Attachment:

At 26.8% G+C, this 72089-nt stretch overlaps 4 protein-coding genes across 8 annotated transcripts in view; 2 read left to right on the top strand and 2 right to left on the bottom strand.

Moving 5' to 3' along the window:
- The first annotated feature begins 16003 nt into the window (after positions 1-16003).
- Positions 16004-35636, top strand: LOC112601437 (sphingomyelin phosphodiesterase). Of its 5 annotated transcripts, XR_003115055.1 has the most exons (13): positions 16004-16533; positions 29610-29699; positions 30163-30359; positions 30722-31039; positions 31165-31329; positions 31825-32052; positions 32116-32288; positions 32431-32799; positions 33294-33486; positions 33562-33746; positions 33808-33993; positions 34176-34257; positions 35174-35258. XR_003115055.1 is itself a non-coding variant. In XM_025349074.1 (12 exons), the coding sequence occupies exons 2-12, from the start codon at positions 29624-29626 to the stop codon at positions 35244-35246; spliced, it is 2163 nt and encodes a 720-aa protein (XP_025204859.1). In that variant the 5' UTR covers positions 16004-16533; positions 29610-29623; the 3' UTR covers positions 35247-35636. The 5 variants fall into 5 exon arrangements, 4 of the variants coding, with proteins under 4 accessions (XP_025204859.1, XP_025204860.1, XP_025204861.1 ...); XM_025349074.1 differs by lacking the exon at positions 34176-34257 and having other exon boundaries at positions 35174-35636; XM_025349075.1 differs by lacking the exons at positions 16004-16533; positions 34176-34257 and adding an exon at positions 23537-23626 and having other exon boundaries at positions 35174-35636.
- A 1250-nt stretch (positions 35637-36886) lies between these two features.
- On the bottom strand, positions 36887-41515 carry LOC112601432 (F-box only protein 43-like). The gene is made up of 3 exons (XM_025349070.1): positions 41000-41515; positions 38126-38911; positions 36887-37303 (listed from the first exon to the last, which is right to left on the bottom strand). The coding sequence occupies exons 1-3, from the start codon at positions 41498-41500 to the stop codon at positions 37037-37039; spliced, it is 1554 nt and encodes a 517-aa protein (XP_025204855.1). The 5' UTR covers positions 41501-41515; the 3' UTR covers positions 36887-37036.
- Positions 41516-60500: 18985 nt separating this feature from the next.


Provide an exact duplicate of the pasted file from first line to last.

At 26.8% G+C, this 72089-nt stretch overlaps 4 protein-coding genes across 8 annotated transcripts in view; 2 read left to right on the top strand and 2 right to left on the bottom strand.

Moving 5' to 3' along the window:
- The first annotated feature begins 16003 nt into the window (after positions 1-16003).
- Positions 16004-35636, top strand: LOC112601437 (sphingomyelin phosphodiesterase). Of its 5 annotated transcripts, XR_003115055.1 has the most exons (13): positions 16004-16533; positions 29610-29699; positions 30163-30359; positions 30722-31039; positions 31165-31329; positions 31825-32052; positions 32116-32288; positions 32431-32799; positions 33294-33486; positions 33562-33746; positions 33808-33993; positions 34176-34257; positions 35174-35258. XR_003115055.1 is itself a non-coding variant. In XM_025349074.1 (12 exons), the coding sequence occupies exons 2-12, from the start codon at positions 29624-29626 to the stop codon at positions 35244-35246; spliced, it is 2163 nt and encodes a 720-aa protein (XP_025204859.1). In that variant the 5' UTR covers positions 16004-16533; positions 29610-29623; the 3' UTR covers positions 35247-35636. The 5 variants fall into 5 exon arrangements, 4 of the variants coding, with proteins under 4 accessions (XP_025204859.1, XP_025204860.1, XP_025204861.1 ...); XM_025349074.1 differs by lacking the exon at positions 34176-34257 and having other exon boundaries at positions 35174-35636; XM_025349075.1 differs by lacking the exons at positions 16004-16533; positions 34176-34257 and adding an exon at positions 23537-23626 and having other exon boundaries at positions 35174-35636.
- A 1250-nt stretch (positions 35637-36886) lies between these two features.
- On the bottom strand, positions 36887-41515 carry LOC112601432 (F-box only protein 43-like). The gene is made up of 3 exons (XM_025349070.1): positions 41000-41515; positions 38126-38911; positions 36887-37303 (listed from the first exon to the last, which is right to left on the bottom strand). The coding sequence occupies exons 1-3, from the start codon at positions 41498-41500 to the stop codon at positions 37037-37039; spliced, it is 1554 nt and encodes a 517-aa protein (XP_025204855.1). The 5' UTR covers positions 41501-41515; the 3' UTR covers positions 36887-37036.
- Positions 41516-60500: 18985 nt separating this feature from the next.